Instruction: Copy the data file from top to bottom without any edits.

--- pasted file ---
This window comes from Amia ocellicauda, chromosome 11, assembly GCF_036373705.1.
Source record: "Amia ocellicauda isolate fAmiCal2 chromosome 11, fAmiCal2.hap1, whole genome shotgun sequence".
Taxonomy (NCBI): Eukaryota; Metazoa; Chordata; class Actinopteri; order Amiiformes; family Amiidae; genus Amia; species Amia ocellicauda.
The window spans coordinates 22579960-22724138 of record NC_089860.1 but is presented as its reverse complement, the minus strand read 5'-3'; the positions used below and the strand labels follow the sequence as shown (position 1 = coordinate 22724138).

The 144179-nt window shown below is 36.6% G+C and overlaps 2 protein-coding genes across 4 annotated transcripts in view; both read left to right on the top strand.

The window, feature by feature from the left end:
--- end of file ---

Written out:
This window comes from Amia ocellicauda, chromosome 11, assembly GCF_036373705.1.
Source record: "Amia ocellicauda isolate fAmiCal2 chromosome 11, fAmiCal2.hap1, whole genome shotgun sequence".
Taxonomy (NCBI): Eukaryota; Metazoa; Chordata; class Actinopteri; order Amiiformes; family Amiidae; genus Amia; species Amia ocellicauda.
The window spans coordinates 22579960-22724138 of record NC_089860.1 but is presented as its reverse complement, the minus strand read 5'-3'; the positions used below and the strand labels follow the sequence as shown (position 1 = coordinate 22724138).

The 144179-nt window shown below is 36.6% G+C and overlaps 2 protein-coding genes across 4 annotated transcripts in view; both read left to right on the top strand.

The window, feature by feature from the left end: